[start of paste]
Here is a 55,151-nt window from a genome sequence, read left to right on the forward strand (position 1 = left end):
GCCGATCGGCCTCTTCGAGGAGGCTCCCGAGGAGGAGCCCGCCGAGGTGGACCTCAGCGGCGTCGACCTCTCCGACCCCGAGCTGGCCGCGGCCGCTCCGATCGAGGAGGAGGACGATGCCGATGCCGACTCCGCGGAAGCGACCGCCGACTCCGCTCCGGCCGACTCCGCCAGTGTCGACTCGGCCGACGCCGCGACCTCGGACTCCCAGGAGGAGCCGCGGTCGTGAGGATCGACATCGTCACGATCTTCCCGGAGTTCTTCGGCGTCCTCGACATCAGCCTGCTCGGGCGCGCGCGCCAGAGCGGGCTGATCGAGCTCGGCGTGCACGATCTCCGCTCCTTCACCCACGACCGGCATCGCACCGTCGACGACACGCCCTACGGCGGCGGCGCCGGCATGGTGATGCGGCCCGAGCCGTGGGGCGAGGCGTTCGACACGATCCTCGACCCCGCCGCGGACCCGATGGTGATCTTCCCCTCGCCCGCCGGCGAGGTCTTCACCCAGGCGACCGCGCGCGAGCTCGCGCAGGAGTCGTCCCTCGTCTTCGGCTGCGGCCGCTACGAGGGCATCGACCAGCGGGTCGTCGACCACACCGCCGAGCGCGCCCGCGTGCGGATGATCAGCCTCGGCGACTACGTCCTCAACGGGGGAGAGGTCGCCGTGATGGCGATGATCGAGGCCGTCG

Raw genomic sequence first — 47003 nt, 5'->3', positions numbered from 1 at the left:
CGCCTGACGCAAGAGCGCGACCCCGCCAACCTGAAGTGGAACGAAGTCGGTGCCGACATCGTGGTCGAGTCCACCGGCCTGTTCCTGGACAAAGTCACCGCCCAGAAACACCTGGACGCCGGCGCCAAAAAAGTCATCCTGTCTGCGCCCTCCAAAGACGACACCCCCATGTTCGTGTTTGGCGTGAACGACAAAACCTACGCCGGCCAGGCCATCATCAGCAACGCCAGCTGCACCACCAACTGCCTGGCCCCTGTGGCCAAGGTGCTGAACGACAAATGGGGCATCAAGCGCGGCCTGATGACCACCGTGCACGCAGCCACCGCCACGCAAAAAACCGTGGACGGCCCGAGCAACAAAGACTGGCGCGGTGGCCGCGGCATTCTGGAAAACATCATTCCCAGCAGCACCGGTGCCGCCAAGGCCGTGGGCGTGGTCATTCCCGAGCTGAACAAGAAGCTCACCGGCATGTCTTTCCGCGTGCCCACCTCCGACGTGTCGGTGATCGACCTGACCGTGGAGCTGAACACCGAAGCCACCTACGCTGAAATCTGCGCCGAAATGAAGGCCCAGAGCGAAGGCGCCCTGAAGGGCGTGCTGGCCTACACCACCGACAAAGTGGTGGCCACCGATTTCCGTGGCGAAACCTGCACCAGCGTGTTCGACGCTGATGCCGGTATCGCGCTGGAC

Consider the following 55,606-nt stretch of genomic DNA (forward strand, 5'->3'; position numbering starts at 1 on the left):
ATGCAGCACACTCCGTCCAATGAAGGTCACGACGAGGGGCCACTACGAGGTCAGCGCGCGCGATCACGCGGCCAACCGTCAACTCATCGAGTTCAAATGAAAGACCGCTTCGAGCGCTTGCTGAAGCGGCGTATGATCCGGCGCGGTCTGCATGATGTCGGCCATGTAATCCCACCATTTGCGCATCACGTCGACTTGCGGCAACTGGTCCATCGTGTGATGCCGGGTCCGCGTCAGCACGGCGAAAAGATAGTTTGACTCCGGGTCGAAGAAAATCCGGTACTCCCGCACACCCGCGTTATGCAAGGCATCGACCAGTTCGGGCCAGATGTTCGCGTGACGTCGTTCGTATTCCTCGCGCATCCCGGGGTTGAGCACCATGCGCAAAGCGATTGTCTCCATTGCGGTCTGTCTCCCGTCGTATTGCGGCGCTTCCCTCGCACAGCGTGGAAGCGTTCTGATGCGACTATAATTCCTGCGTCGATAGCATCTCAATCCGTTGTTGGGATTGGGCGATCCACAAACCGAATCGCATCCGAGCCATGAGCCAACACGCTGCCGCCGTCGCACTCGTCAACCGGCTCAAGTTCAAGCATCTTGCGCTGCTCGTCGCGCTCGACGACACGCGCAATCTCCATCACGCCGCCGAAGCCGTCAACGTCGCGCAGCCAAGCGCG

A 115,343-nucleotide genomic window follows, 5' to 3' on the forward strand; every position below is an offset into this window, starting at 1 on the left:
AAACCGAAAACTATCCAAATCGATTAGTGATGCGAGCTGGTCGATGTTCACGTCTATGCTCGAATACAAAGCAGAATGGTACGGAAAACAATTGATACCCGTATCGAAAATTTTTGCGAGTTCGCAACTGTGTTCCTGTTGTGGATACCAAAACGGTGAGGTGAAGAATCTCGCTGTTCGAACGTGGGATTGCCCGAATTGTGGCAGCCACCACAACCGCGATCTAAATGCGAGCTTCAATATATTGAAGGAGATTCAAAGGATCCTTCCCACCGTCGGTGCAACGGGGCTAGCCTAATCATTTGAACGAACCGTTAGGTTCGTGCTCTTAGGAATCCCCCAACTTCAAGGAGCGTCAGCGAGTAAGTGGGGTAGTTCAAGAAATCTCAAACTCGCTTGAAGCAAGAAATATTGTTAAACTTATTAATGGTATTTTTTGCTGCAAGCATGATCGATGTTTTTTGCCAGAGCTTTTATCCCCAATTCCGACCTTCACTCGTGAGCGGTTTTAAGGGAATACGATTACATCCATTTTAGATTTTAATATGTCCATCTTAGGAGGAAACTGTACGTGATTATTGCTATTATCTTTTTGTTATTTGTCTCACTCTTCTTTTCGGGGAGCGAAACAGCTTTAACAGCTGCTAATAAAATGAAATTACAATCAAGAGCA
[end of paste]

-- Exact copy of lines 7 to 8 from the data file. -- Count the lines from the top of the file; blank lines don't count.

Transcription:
A 115,343-nucleotide genomic window follows, 5' to 3' on the forward strand; every position below is an offset into this window, starting at 1 on the left:
AAACCGAAAACTATCCAAATCGATTAGTGATGCGAGCTGGTCGATGTTCACGTCTATGCTCGAATACAAAGCAGAATGGTACGGAAAACAATTGATACCCGTATCGAAAATTTTTGCGAGTTCGCAACTGTGTTCCTGTTGTGGATACCAAAACGGTGAGGTGAAGAATCTCGCTGTTCGAACGTGGGATTGCCCGAATTGTGGCAGCCACCACAACCGCGATCTAAATGCGAGCTTCAATATATTGAAGGAGATTCAAAGGATCCTTCCCACCGTCGGTGCAACGGGGCTAGCCTAATCATTTGAACGAACCGTTAGGTTCGTGCTCTTAGGAATCCCCCAACTTCAAGGAGCGTCAGCGAGTAAGTGGGGTAGTTCAAGAAATCTCAAACTCGCTTGAAGCAAGAAATATTGTTAAACTTATTAATGGTATTTTTTGCTGCAAGCATGATCGATGTTTTTTGCCAGAGCTTTTATCCCCAATTCCGACCTTCACTCGTGAGCGGTTTTAAGGGAATACGATTACATCCATTTTAGATTTTAATATGTCCATCTTAGGAGGAAACTGTACGTGATTATTGCTATTATCTTTTTGTTATTTGTCTCACTCTTCTTTTCGGGGAGCGAAACAGCTTTAACAGCTGCTAATAAAATGAAATTACAATCAAGAGCA